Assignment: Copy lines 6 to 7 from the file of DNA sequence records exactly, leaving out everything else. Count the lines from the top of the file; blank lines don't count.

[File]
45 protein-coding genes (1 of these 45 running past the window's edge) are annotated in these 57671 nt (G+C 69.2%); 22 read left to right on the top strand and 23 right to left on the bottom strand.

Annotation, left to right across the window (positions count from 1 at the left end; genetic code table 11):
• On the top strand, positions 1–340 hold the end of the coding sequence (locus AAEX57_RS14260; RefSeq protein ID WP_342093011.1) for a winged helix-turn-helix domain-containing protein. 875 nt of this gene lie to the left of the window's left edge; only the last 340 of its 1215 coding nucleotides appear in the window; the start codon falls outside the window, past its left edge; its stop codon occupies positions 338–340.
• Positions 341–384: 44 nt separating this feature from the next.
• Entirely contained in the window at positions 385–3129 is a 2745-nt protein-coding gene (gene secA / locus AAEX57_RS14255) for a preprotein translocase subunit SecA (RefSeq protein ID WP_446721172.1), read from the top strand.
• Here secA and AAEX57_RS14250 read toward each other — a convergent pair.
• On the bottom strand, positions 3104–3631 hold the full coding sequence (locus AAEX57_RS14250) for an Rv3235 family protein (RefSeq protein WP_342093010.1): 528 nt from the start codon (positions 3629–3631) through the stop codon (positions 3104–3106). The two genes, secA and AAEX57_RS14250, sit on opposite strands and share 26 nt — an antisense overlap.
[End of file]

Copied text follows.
• Here secA and AAEX57_RS14250 read toward each other — a convergent pair.
• On the bottom strand, positions 3104–3631 hold the full coding sequence (locus AAEX57_RS14250) for an Rv3235 family protein (RefSeq protein WP_342093010.1): 528 nt from the start codon (positions 3629–3631) through the stop codon (positions 3104–3106). The two genes, secA and AAEX57_RS14250, sit on opposite strands and share 26 nt — an antisense overlap.